I have no doubt my hon and learned Friend is quite right that the custom applies in all the cases he suggests, and there is no difference between us on a point of law. The reason why this Clause has been moved is that from time to time during the course of the Bill the suggestion has been made that where we have used the word agreement or contract, or so on, in order to safeguard any doubt we should have put in the word "custom"; and we were asked to by a great number of Members to put it in. The hon. Member for Gillingham (Mr. Hohler) was very insistent the other day that we should put it in. In my opinion and the opinion of the Member for East Grinstead (Mr. Cautley) is that it was quite unnecessary. The Member for East Grinstead is making a point that it is quite superfluous; but at the same time in order to avoid doubt we are putting in this Clause because we wanted, if possible, to make the Bill such that those who are not experienced in the law, as the hon. Member is, might have no doubt on the point. Therefore my right hon. Friend moved this Clause. It is really moved in pursuance of an undertaking already given to this House.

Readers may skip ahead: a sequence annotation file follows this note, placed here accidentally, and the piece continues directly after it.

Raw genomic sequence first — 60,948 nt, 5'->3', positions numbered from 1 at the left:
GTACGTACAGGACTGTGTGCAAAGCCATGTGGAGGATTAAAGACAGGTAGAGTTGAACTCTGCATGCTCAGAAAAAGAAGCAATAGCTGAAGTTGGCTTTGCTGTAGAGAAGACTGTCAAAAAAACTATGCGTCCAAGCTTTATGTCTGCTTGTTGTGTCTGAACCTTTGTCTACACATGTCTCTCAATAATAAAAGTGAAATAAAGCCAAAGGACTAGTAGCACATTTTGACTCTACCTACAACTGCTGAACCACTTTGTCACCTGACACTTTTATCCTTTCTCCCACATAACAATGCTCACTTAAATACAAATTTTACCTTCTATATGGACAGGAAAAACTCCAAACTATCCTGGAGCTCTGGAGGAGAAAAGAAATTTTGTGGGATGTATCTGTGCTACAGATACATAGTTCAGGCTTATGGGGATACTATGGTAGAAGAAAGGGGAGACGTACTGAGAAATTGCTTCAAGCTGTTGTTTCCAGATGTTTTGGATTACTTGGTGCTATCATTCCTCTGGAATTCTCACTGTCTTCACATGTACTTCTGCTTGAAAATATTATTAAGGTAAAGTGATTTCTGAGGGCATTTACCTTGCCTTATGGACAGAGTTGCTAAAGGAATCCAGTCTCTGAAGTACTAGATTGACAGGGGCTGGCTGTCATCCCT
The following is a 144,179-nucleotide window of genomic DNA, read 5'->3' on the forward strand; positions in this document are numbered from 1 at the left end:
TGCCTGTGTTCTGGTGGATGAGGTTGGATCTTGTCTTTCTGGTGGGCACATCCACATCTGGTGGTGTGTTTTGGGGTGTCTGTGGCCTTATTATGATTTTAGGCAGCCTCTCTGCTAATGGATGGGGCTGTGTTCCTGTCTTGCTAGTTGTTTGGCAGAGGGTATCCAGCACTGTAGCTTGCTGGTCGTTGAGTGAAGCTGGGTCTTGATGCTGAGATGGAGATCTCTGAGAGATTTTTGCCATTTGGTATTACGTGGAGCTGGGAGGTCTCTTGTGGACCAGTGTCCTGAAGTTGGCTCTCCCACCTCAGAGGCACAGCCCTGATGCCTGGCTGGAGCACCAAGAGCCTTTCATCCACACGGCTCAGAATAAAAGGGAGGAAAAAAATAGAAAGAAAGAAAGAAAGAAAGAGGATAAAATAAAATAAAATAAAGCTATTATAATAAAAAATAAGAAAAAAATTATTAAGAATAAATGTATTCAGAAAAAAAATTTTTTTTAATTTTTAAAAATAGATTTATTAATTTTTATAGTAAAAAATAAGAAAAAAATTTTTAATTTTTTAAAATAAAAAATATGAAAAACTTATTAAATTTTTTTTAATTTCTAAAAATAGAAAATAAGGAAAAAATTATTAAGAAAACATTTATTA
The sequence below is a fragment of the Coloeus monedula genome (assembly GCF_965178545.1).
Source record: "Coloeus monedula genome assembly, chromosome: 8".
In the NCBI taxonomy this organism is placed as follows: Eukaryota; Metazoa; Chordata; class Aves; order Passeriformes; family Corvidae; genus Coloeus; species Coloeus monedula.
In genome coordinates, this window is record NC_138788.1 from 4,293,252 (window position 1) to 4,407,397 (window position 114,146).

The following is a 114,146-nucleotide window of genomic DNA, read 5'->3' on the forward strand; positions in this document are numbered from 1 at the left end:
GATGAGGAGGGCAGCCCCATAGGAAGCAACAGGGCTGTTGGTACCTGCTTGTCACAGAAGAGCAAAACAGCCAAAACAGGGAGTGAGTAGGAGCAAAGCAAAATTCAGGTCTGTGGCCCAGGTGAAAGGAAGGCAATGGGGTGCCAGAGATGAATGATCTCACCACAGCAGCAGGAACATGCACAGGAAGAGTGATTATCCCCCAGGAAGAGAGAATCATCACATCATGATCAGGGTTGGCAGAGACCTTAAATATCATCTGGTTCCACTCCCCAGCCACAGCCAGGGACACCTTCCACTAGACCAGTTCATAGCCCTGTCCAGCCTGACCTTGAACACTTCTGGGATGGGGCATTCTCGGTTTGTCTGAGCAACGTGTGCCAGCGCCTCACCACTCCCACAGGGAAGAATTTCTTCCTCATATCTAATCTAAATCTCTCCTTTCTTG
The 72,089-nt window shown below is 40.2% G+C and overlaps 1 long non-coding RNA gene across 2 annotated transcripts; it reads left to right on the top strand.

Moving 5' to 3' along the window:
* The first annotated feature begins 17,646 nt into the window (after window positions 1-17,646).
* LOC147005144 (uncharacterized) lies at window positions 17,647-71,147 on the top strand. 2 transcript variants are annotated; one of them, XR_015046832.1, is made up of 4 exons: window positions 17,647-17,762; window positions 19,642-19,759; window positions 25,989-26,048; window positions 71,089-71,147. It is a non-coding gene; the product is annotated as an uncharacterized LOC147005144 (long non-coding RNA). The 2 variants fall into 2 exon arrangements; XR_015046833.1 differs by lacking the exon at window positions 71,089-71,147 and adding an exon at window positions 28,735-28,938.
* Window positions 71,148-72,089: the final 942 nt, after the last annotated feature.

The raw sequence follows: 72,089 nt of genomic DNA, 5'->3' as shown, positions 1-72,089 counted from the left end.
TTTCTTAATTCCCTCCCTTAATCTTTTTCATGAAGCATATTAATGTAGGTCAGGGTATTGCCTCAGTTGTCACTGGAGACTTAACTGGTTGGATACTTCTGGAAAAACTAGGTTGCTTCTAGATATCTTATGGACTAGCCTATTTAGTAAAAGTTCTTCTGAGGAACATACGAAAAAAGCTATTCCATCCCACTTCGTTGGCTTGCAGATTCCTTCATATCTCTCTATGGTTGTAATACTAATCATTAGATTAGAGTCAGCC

I should like to know whether, if under the peculiar conditions of some particular farm, there was a contract of tenancy which was outside the custom of the country for some particular reason, and both parties agreed to it, in the event of an arbitration there would not be a conflict on this point?


No, because the agreement would exclude the custom of the country.


I hope the Solicitor-General will stick to what he has said, and put in some form of words to safeguard these tenancies which have neither contract nor agreement We have tenancies in the country which go on from generation to generation which have absolutely no written contract of any sort. The legal mind is much more subtle than mine, but I hope it will be clearly shown by the Solicitor-General, because this will be discussed by the farmers without legal assistance, and I hope he will insert those words.


I beg then to adhere to the proposal which I have made.

Major M. WOOD

Does not my right hon. Friend consider that the word "country" should be replaced by the word "district"? In many cases you may have a custom recognised all over the country but not—


It is really quite unnecessary. Custom of the country is a well known expression. It always refers to the custom of a locality.

Amendment to the proposed Amendment agreed to.

Proposed words, as amended, there inserted in the Bill.